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Canku Ota

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(Many Paths)

An Online Newsletter Celebrating Native America


May 17, 2003 - Issue 87


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This Date In


North American Indian History


from On This Date in North American Indian History at


May 17, 1629:

According to a deed, Sagamore Indians, including Passaconaway, sell a piece of land in what becomes Middlesex County, Massachusetts.

May 18, 1839:

General Alexander Macomb announces the peace terms with the Seminoles. The Seminoles are able to stay in Florida, if they remain near Lake Okechobee.

May 19, 1795:

A treaty is signed between the Chippewa and the Canadian government. Second Lieutenant J. Givins represents the crown and several Chippewa Chiefs are present. It is signed at "York, in the Province of Upper Canada" (Penetanguishene, Ontario).

View of the Apalachicola River from Alum Bluff
View of the Apalachicola River from Alum Bluff

May 20, 1702:

Franciscans have established the Mission of Santa Fe de Toluca at one of the largest Timucua villages in northern Florida. Apalachicola Indians fight a battle with Spanish and Mission Indians. Both side lose a considerable number of fighters before the Apalachicolas finally gain the upper hand.

May 21, 1832:

As a part of Black Hawk’s War, a group of approximately fifty Potawatomis attack a settlement on Indian Creek near modern Ottawa, Illinois. Fifteen settlers are killed in the fighting. This is often called the "Indian Creek Massacre." This is also reported to have happened on May 20th.

May 22, 1863:

As a part of the "Owens Valley War" in California, Paiute Chief Captain George arrives at Camp Independence. He tells the soldiers the Paiutes want peace. This effectively ends the war.

by Robin C. Brown, taken from the cover of his book entitled Florida's First People (Sarasota, Florida: Pineapple Press, Inc., 1994)
by Robin C. Brown, taken from the cover of his book entitled Florida's First People (Sarasota, Florida: Pineapple Press, Inc., 1994)

May 23, 1838:

Under the provisions of the New Echota Treaty of December 29, 1835, this the deadline for Cherokees to emigrate to the Indian Territory (present day Oklahoma). Any Cherokees still east of the Mississippi River, after today, are force to leave. Only an estimated 2,000 Cherokees have emigrated to the Indian Territory by today's date, according to government estimates. General Winfield Scott is charged with removing the recalcitrant Cherokees. Many are forced from their homes at bayonet point. The illegal treaty is publicly proclaimed by President Jackson, two years ago, on this date.

May 24, 1539:

Mexican Viceroy Don Antonio de Mendoza has decided to send an expedition to search for wealthy cities north of Mexico. On March 7, 1539, Friar Marcos de Niza started the expedition from Culiacan. Accordiong to Niza’s journal, he finally sees Cibola, although he never sets foot in the pueblo. His report will lead to future expeditions looking for the "Seven Cities of Gold."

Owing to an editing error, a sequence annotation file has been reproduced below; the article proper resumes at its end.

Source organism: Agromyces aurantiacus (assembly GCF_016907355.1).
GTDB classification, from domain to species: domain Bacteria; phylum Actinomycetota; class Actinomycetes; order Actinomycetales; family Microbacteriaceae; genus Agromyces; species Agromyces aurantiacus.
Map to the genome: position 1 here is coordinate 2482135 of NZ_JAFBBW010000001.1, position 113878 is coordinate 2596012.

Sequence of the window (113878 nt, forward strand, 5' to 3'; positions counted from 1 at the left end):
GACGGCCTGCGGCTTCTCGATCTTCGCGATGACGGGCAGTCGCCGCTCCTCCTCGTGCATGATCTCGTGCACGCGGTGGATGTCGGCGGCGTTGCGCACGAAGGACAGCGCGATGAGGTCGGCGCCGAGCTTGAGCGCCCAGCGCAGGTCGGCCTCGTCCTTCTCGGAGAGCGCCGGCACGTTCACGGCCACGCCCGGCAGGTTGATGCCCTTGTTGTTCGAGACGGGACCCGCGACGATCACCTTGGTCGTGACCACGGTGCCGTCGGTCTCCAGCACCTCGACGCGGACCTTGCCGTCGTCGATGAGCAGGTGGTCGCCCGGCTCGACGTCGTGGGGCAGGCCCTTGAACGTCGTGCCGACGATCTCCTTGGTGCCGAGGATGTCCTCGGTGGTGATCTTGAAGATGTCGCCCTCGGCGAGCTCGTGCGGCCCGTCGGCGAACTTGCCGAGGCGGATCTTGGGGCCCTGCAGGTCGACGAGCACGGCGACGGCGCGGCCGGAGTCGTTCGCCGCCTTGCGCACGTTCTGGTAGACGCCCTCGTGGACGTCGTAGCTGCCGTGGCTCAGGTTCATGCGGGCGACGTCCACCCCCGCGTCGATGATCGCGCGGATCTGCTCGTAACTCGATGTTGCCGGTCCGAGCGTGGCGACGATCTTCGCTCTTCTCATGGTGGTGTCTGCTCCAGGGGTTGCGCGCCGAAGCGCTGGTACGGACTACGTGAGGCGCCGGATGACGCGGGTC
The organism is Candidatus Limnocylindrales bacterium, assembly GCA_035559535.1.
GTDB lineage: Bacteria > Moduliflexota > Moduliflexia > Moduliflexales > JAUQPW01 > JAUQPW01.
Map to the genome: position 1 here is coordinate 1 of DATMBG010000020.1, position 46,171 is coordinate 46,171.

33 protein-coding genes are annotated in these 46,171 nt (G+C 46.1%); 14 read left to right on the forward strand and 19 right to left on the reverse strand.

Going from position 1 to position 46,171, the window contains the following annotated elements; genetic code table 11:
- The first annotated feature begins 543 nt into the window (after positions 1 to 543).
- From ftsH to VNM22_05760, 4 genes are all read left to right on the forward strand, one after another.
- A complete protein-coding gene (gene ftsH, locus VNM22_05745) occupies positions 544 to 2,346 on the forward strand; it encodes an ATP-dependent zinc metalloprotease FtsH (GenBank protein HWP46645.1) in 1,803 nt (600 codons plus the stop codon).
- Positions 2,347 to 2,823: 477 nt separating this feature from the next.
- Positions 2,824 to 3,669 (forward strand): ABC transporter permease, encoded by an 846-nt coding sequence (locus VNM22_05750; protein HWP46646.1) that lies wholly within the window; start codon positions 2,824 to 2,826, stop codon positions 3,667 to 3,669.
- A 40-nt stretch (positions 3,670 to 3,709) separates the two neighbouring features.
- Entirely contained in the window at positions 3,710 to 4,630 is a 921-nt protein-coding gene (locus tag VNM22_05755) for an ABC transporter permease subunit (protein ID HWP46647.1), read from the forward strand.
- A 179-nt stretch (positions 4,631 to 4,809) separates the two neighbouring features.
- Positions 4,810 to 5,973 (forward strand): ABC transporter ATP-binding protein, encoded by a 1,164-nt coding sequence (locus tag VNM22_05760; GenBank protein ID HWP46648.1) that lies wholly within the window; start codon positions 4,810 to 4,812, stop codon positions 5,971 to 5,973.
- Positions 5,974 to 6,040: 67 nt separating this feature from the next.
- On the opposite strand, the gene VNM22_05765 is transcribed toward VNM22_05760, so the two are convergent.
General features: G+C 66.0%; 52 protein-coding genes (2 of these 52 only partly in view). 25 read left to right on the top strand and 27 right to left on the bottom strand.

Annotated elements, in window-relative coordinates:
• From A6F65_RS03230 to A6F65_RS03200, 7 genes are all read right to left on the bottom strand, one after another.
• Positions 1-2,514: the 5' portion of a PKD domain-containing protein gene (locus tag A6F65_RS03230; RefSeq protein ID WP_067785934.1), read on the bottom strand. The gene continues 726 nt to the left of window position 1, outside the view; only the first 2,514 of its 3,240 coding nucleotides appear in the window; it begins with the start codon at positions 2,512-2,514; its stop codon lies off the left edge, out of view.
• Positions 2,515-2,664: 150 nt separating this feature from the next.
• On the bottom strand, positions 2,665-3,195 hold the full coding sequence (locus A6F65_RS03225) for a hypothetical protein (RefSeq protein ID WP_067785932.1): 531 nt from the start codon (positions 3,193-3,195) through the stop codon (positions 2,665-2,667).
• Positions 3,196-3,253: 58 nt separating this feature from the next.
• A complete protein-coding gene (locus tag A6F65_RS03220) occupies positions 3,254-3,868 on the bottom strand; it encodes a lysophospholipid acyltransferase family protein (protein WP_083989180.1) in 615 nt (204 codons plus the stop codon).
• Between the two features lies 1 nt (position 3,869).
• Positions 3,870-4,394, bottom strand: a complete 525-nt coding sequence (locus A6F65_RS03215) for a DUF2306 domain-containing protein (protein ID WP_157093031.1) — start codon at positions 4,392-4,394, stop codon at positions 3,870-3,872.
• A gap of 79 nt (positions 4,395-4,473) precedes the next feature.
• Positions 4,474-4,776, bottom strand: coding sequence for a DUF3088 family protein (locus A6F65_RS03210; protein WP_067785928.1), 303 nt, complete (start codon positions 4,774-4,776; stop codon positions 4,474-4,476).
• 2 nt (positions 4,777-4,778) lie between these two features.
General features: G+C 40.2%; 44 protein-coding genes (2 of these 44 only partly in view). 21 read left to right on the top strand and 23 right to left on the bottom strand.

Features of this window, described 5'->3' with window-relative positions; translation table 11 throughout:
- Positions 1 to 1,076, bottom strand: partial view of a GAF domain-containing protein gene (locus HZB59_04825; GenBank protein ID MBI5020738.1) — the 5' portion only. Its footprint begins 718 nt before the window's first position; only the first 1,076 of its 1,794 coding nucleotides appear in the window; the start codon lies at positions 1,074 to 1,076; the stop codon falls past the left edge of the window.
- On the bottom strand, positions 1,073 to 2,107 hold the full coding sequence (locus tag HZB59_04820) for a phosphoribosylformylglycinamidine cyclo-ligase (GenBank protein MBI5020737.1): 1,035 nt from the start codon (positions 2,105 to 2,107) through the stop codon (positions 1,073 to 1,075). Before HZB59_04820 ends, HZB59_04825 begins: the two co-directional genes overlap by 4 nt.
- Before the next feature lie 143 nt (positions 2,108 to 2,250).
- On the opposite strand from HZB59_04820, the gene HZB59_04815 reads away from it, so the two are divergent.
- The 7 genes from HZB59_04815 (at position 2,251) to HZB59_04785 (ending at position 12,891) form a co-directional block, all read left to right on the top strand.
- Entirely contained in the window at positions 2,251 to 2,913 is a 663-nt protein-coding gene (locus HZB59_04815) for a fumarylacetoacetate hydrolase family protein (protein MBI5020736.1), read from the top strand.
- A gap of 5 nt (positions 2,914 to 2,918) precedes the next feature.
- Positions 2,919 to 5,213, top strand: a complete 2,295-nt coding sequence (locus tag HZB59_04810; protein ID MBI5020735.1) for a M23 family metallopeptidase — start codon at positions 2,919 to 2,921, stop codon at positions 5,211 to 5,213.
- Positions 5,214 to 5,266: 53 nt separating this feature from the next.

May 25, 1776:

The United States Congress resolves that it would be "highly expedient" if they can engage Indians to fight on their side of the Revolutionary War.

William Penn's Treaty with the Indians
William Penn's Treaty with the Indians

May 26, 1728:

According to some sources, a peace and friendship conference is held for two days between the representatives of the British in Pennsylvania and the Conestoga, Delaware, Potomac and Shawnee Indians.

May 27, 1607:

Virginia has it's first significant battle between Indians and European settlers.

May 28, 1830:

Andrew Jackson, called "Sharp Knife" by the Indians, has long fought the Indians of the southeast. He believes that the Indians and white settlers will not be able to peacefully live together. His solution to this is to renege on all of the previous treaties, which granted the Indians their lands forever, and to move all Indians west of the Mississippi River. Jackson makes this proposal to Congress during his First Congressional speech on December 8, 1829. Congress makes the proposal into a law on this date.

May 29, 1677:

Pamunkey, Roanoke, Nottaway and Nansemond Tribes of the Powhatan Confederacy sign a treaty with the English in Virginia.

May 30, 1650:

An ordinance is passed against the making of counterfeit, or "fake," wampum by the Directors of the Council of the New Netherlands. European manufacturers are producing the fakes, which are being used to pay Indians.

For Information on This Date in Canada visit our friends at:

Canadian Aboriginal News

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  Canku Ota is a free Newsletter celebrating Native America, its traditions and accomplishments . We do not provide subscriber or visitor names to anyone. Some articles presented in Canku Ota may contain copyright material. We have received appropriate permissions for republishing any articles. Material appearing here is distributed without profit or monetary gain to those who have expressed an interest. This is in accordance with Title 17 U.S.C. section 107.  

Canku Ota is a copyright © 2000, 2001, 2002, 2003 of Vicki Lockard and Paul Barry.


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